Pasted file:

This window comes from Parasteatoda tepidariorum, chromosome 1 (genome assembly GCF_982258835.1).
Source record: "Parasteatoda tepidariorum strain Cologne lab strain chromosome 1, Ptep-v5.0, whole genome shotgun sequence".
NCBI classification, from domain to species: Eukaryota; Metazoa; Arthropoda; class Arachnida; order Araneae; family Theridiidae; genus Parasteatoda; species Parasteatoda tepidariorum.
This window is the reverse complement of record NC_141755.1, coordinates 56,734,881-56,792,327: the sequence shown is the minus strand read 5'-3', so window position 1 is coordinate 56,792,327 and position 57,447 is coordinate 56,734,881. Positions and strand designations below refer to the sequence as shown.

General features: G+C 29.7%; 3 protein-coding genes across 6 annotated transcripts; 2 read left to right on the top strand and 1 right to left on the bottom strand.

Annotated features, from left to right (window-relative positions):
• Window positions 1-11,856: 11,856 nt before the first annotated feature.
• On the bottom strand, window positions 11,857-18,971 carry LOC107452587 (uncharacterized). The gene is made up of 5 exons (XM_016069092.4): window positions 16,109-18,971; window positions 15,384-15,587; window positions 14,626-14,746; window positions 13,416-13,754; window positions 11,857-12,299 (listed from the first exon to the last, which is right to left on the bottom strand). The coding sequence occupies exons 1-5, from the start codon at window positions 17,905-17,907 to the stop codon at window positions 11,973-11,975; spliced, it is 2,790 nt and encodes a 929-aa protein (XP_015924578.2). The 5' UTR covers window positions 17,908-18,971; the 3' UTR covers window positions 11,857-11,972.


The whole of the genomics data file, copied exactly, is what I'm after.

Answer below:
This window comes from Parasteatoda tepidariorum, chromosome 1 (genome assembly GCF_982258835.1).
Source record: "Parasteatoda tepidariorum strain Cologne lab strain chromosome 1, Ptep-v5.0, whole genome shotgun sequence".
NCBI classification, from domain to species: Eukaryota; Metazoa; Arthropoda; class Arachnida; order Araneae; family Theridiidae; genus Parasteatoda; species Parasteatoda tepidariorum.
This window is the reverse complement of record NC_141755.1, coordinates 56,734,881-56,792,327: the sequence shown is the minus strand read 5'-3', so window position 1 is coordinate 56,792,327 and position 57,447 is coordinate 56,734,881. Positions and strand designations below refer to the sequence as shown.

General features: G+C 29.7%; 3 protein-coding genes across 6 annotated transcripts; 2 read left to right on the top strand and 1 right to left on the bottom strand.

Annotated features, from left to right (window-relative positions):
• Window positions 1-11,856: 11,856 nt before the first annotated feature.
• On the bottom strand, window positions 11,857-18,971 carry LOC107452587 (uncharacterized). The gene is made up of 5 exons (XM_016069092.4): window positions 16,109-18,971; window positions 15,384-15,587; window positions 14,626-14,746; window positions 13,416-13,754; window positions 11,857-12,299 (listed from the first exon to the last, which is right to left on the bottom strand). The coding sequence occupies exons 1-5, from the start codon at window positions 17,905-17,907 to the stop codon at window positions 11,973-11,975; spliced, it is 2,790 nt and encodes a 929-aa protein (XP_015924578.2). The 5' UTR covers window positions 17,908-18,971; the 3' UTR covers window positions 11,857-11,972.